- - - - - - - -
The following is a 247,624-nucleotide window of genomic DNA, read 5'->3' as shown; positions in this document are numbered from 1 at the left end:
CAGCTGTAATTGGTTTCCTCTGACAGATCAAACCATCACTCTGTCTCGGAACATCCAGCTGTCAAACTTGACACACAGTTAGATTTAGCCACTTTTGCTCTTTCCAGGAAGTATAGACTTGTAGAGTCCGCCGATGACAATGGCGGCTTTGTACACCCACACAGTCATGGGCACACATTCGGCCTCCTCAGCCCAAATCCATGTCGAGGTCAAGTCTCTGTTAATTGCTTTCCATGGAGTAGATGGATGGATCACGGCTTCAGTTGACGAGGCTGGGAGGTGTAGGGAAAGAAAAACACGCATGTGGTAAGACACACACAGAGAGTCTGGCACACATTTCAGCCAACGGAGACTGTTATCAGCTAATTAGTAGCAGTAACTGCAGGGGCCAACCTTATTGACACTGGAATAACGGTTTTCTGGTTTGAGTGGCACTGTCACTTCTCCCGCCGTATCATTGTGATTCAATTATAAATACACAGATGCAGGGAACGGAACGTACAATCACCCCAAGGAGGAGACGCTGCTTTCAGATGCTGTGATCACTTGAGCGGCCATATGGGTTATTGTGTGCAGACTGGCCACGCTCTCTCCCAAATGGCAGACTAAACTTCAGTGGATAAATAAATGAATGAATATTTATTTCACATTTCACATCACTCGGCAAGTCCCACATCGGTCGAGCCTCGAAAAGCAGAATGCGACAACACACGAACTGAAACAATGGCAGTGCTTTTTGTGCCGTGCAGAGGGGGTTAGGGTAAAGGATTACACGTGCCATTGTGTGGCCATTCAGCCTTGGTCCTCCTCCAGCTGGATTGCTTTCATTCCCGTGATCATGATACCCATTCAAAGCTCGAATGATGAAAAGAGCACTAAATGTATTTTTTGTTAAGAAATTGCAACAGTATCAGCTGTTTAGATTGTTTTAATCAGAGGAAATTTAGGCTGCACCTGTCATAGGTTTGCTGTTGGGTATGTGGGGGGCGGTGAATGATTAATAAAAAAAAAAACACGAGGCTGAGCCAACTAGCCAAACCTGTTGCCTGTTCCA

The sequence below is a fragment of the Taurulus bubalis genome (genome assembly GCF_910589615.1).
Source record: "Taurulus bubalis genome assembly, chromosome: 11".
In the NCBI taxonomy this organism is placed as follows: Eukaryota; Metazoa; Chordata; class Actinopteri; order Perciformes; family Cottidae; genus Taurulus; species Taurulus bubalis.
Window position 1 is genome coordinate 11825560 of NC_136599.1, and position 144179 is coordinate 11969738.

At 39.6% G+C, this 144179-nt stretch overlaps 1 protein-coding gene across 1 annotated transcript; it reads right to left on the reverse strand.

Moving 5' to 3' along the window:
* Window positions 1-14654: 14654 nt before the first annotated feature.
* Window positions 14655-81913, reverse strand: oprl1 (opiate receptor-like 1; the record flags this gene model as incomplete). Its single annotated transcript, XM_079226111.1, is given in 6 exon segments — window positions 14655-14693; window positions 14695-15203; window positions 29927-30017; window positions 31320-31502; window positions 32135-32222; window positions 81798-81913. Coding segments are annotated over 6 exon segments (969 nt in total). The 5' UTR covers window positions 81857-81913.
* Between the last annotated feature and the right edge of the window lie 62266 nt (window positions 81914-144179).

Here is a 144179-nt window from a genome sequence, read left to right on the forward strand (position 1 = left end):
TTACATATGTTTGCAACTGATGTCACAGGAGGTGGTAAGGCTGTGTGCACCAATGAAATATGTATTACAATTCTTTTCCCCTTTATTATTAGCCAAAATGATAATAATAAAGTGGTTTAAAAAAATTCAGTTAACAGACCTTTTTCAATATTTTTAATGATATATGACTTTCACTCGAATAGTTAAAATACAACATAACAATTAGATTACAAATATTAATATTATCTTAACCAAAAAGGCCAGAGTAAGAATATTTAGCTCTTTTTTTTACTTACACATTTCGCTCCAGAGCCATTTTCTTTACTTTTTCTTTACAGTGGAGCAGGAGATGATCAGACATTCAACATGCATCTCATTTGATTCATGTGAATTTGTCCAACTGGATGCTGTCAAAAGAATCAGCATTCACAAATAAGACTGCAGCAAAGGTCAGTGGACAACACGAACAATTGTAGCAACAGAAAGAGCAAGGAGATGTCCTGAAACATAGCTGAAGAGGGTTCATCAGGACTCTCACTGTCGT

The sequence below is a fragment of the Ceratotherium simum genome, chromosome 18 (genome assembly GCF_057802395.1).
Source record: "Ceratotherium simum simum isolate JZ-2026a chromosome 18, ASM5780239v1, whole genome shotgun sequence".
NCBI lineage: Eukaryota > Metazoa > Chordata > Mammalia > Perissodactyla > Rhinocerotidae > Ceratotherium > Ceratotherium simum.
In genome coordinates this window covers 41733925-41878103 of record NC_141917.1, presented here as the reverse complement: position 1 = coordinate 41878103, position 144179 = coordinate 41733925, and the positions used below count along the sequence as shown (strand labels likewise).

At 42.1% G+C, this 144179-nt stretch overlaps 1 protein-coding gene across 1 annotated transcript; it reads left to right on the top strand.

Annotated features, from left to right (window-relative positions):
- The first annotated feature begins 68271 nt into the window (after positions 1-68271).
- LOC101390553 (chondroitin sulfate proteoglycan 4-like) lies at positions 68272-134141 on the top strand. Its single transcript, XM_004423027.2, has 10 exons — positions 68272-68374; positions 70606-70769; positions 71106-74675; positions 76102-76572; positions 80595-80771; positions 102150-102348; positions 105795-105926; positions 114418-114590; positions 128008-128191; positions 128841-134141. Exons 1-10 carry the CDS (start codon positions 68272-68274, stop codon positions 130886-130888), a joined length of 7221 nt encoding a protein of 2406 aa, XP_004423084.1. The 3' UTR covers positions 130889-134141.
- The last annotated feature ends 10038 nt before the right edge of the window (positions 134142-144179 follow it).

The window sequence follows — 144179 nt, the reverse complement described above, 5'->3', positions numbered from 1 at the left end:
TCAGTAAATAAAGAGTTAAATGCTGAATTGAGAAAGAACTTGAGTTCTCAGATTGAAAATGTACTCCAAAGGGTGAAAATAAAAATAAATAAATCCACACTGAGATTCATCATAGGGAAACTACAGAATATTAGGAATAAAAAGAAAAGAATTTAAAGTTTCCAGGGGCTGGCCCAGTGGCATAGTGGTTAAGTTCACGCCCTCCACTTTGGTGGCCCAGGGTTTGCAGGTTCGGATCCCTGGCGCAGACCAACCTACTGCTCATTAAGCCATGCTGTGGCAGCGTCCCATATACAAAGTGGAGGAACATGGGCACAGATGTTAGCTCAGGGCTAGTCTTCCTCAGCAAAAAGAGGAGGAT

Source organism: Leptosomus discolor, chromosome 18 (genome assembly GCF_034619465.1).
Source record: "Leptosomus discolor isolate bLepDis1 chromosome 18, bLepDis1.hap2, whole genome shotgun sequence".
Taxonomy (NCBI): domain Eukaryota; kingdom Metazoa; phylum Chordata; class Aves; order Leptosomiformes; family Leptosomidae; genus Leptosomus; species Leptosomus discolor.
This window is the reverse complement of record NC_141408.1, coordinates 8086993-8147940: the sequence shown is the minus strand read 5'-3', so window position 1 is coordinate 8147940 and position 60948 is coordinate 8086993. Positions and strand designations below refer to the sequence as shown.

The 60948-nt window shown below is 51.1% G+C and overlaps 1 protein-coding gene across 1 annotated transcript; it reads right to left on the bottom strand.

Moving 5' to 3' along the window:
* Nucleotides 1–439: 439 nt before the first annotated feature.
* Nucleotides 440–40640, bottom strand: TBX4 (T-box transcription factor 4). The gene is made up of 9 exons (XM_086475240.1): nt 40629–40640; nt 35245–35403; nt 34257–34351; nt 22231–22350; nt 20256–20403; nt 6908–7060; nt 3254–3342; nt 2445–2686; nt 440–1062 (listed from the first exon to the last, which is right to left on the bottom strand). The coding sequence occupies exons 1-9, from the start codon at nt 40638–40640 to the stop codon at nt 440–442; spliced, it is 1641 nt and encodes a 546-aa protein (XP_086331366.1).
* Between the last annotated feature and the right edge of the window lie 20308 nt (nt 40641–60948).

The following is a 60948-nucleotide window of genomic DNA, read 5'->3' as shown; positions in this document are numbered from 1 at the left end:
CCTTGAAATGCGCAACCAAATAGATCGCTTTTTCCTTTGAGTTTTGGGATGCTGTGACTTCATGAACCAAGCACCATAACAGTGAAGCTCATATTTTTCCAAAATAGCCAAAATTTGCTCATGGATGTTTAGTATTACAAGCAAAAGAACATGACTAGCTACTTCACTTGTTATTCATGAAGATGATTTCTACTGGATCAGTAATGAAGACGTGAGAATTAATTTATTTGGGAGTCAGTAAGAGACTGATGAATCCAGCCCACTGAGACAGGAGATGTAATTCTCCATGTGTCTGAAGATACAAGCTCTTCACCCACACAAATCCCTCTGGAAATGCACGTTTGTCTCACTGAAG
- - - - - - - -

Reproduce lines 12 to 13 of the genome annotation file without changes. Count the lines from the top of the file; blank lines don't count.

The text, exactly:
Here is a 144179-nt window from a genome sequence, read left to right on the forward strand (position 1 = left end):
TTACATATGTTTGCAACTGATGTCACAGGAGGTGGTAAGGCTGTGTGCACCAATGAAATATGTATTACAATTCTTTTCCCCTTTATTATTAGCCAAAATGATAATAATAAAGTGGTTTAAAAAAATTCAGTTAACAGACCTTTTTCAATATTTTTAATGATATATGACTTTCACTCGAATAGTTAAAATACAACATAACAATTAGATTACAAATATTAATATTATCTTAACCAAAAAGGCCAGAGTAAGAATATTTAGCTCTTTTTTTTACTTACACATTTCGCTCCAGAGCCATTTTCTTTACTTTTTCTTTACAGTGGAGCAGGAGATGATCAGACATTCAACATGCATCTCATTTGATTCATGTGAATTTGTCCAACTGGATGCTGTCAAAAGAATCAGCATTCACAAATAAGACTGCAGCAAAGGTCAGTGGACAACACGAACAATTGTAGCAACAGAAAGAGCAAGGAGATGTCCTGAAACATAGCTGAAGAGGGTTCATCAGGACTCTCACTGTCGT